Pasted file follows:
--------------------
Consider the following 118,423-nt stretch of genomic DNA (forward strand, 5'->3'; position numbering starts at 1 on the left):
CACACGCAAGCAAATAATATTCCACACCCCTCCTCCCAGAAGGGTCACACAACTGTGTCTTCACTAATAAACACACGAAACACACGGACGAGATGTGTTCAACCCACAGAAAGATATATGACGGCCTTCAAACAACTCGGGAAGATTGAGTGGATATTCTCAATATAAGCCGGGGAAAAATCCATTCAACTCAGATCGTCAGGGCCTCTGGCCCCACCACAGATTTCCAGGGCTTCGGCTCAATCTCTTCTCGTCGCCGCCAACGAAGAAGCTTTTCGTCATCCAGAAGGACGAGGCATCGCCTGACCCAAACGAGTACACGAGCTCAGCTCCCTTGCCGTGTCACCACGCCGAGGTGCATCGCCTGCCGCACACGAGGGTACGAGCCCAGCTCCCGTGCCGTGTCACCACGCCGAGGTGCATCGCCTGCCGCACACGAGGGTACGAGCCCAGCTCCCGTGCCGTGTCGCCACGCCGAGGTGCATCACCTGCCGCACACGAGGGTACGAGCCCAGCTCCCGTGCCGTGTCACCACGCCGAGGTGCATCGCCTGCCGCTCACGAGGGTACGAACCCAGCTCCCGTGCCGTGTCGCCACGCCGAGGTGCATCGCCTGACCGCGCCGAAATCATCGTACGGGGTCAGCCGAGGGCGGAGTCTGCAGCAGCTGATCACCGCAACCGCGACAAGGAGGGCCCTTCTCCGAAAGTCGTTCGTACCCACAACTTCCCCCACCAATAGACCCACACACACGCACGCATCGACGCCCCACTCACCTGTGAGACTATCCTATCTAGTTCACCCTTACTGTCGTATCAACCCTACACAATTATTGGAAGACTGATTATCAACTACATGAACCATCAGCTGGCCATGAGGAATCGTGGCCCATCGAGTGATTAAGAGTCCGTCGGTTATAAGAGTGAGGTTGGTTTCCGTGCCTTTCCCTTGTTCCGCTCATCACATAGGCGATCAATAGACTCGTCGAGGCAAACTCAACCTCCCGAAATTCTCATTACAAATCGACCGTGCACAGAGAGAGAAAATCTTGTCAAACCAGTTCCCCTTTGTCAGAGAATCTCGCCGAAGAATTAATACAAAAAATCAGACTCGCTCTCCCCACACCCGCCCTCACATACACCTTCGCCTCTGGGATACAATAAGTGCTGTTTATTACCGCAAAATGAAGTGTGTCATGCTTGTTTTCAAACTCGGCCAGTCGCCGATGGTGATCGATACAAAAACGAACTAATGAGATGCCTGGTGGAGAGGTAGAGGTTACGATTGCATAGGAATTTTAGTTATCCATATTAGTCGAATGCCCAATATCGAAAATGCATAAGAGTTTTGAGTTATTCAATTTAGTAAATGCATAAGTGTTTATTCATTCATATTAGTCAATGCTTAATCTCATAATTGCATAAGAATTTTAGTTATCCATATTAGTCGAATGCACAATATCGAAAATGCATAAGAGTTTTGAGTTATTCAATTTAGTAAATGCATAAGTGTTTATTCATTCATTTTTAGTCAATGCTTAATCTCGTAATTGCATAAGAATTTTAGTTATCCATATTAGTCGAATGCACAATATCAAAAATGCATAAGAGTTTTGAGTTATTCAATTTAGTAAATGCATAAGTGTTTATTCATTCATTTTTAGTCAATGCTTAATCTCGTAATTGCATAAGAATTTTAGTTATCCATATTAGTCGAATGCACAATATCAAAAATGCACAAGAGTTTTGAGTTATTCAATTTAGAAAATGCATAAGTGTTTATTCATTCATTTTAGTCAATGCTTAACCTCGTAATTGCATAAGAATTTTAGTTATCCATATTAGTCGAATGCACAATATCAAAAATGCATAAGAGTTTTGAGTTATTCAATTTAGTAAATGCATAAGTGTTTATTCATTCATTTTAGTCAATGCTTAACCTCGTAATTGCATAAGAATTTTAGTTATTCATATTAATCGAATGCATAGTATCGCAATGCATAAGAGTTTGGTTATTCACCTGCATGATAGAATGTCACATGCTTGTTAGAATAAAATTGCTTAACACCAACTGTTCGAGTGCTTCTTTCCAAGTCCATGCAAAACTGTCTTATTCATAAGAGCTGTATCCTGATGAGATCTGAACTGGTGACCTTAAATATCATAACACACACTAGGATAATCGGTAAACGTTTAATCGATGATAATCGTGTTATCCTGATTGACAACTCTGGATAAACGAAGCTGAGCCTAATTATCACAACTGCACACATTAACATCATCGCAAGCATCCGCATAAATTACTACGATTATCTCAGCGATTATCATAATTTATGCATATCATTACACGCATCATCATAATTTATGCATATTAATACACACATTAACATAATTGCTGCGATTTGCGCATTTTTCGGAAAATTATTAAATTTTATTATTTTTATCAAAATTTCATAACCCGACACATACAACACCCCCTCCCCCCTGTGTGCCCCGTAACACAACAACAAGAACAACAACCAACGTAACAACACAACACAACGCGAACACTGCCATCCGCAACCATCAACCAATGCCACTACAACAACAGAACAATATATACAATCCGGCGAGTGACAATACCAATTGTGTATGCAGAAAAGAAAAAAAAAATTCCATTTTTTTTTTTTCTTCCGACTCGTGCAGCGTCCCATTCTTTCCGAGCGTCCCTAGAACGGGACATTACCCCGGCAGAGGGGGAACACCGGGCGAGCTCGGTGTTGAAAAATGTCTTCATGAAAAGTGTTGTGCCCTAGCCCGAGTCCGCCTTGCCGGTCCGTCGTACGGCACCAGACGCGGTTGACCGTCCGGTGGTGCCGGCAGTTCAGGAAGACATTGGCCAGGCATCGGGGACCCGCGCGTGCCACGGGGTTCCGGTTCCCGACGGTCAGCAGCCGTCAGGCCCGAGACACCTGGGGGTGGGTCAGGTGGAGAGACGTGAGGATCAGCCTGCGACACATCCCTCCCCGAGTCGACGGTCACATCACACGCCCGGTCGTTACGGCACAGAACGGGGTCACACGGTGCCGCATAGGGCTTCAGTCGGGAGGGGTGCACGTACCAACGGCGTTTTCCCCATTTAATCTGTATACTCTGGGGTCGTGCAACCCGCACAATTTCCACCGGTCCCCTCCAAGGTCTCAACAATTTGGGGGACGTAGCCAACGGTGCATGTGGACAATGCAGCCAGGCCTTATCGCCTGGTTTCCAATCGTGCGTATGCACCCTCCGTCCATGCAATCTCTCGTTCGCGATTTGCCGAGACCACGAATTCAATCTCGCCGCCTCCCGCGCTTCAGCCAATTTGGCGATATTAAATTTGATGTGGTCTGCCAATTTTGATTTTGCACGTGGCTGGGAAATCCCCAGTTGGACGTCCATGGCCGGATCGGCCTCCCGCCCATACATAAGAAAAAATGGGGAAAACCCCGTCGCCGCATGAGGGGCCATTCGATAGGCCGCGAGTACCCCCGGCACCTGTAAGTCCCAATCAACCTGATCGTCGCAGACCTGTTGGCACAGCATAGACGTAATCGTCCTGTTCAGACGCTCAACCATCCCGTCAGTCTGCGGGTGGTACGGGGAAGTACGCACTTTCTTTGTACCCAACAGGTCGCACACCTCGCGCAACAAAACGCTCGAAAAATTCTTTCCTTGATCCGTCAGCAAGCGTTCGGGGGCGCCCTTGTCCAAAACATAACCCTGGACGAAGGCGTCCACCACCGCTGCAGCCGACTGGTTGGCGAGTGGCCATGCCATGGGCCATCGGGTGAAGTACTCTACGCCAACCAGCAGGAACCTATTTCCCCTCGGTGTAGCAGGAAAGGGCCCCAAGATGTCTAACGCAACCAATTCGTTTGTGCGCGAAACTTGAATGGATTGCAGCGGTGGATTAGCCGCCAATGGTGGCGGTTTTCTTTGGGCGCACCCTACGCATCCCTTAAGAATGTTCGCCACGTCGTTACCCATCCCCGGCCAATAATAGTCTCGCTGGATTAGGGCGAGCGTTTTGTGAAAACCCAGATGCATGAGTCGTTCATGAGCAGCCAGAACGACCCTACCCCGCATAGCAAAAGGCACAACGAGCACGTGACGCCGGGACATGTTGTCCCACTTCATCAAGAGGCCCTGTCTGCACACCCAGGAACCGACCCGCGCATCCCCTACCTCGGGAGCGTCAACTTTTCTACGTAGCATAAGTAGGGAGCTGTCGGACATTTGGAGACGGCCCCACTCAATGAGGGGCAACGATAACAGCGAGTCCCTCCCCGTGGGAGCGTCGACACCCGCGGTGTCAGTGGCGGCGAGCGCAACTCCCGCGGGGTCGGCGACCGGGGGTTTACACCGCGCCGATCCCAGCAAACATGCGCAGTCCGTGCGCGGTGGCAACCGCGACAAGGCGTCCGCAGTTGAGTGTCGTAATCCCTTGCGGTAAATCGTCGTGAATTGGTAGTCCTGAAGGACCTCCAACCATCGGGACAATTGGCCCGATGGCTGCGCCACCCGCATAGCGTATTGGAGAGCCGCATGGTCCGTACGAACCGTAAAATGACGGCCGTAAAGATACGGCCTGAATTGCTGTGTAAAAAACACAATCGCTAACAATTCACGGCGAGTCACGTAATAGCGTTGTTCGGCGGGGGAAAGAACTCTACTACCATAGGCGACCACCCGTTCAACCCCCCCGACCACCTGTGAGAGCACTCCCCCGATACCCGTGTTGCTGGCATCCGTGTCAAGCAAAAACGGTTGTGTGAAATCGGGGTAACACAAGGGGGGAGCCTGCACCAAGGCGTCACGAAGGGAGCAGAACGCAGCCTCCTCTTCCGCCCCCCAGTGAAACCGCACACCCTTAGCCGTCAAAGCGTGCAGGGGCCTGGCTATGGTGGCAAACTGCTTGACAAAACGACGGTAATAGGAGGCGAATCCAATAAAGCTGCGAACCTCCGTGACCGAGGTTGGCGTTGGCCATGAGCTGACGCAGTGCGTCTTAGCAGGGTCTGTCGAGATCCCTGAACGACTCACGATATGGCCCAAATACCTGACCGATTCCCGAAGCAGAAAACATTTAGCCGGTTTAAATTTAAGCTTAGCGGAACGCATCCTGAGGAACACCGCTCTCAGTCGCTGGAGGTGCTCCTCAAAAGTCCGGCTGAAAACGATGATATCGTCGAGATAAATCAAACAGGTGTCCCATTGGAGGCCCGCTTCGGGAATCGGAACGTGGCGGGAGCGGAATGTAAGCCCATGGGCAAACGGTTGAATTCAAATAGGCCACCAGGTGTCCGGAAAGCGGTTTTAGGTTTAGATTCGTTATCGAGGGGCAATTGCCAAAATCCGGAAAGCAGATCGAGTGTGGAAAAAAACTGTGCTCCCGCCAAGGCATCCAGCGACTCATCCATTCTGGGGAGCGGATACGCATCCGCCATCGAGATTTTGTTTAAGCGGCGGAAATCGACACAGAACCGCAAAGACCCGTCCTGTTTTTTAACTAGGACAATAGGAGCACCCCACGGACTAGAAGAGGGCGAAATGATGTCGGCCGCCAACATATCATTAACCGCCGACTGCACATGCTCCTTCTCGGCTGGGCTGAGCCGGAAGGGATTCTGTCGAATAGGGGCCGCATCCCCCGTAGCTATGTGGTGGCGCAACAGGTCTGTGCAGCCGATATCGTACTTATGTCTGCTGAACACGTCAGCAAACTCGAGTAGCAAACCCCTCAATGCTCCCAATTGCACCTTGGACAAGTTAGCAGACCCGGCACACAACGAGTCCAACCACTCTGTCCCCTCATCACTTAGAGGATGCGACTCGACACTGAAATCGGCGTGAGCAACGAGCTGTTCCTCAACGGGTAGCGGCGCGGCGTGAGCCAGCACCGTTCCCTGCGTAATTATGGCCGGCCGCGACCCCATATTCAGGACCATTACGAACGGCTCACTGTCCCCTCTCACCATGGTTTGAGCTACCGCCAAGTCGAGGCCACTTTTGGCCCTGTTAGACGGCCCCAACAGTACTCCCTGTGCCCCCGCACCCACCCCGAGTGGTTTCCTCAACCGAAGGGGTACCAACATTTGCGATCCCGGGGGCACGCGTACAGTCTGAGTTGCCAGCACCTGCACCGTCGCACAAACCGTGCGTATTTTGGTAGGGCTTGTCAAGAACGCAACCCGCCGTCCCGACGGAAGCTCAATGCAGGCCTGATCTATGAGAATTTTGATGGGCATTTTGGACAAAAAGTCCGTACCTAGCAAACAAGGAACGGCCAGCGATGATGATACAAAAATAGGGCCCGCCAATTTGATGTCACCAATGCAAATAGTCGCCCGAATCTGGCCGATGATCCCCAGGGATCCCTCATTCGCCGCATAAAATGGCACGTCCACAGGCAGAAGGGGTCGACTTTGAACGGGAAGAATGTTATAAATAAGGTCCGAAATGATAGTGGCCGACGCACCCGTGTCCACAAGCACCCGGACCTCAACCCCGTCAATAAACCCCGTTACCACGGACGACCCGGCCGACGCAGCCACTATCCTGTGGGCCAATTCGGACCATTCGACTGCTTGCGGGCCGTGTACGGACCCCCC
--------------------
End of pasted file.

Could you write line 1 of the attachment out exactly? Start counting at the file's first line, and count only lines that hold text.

Consider the following 118,423-nt stretch of genomic DNA (forward strand, 5'->3'; position numbering starts at 1 on the left):